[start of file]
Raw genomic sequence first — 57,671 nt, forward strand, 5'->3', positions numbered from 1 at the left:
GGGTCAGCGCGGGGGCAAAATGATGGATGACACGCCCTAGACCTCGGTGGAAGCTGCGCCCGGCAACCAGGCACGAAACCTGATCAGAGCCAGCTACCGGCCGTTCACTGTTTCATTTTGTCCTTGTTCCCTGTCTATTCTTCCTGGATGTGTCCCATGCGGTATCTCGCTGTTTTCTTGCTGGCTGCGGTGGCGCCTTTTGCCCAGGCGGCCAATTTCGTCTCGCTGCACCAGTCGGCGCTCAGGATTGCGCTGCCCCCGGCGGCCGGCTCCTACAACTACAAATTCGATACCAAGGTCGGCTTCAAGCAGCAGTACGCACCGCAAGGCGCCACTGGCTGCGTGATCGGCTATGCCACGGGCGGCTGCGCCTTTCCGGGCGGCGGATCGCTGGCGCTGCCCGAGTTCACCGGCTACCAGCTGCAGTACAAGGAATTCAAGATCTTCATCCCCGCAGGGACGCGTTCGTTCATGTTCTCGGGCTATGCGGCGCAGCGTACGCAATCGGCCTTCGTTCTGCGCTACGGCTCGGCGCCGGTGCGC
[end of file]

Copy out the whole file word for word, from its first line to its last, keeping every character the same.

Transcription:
Raw genomic sequence first — 57,671 nt, forward strand, 5'->3', positions numbered from 1 at the left:
GGGTCAGCGCGGGGGCAAAATGATGGATGACACGCCCTAGACCTCGGTGGAAGCTGCGCCCGGCAACCAGGCACGAAACCTGATCAGAGCCAGCTACCGGCCGTTCACTGTTTCATTTTGTCCTTGTTCCCTGTCTATTCTTCCTGGATGTGTCCCATGCGGTATCTCGCTGTTTTCTTGCTGGCTGCGGTGGCGCCTTTTGCCCAGGCGGCCAATTTCGTCTCGCTGCACCAGTCGGCGCTCAGGATTGCGCTGCCCCCGGCGGCCGGCTCCTACAACTACAAATTCGATACCAAGGTCGGCTTCAAGCAGCAGTACGCACCGCAAGGCGCCACTGGCTGCGTGATCGGCTATGCCACGGGCGGCTGCGCCTTTCCGGGCGGCGGATCGCTGGCGCTGCCCGAGTTCACCGGCTACCAGCTGCAGTACAAGGAATTCAAGATCTTCATCCCCGCAGGGACGCGTTCGTTCATGTTCTCGGGCTATGCGGCGCAGCGTACGCAATCGGCCTTCGTTCTGCGCTACGGCTCGGCGCCGGTGCGC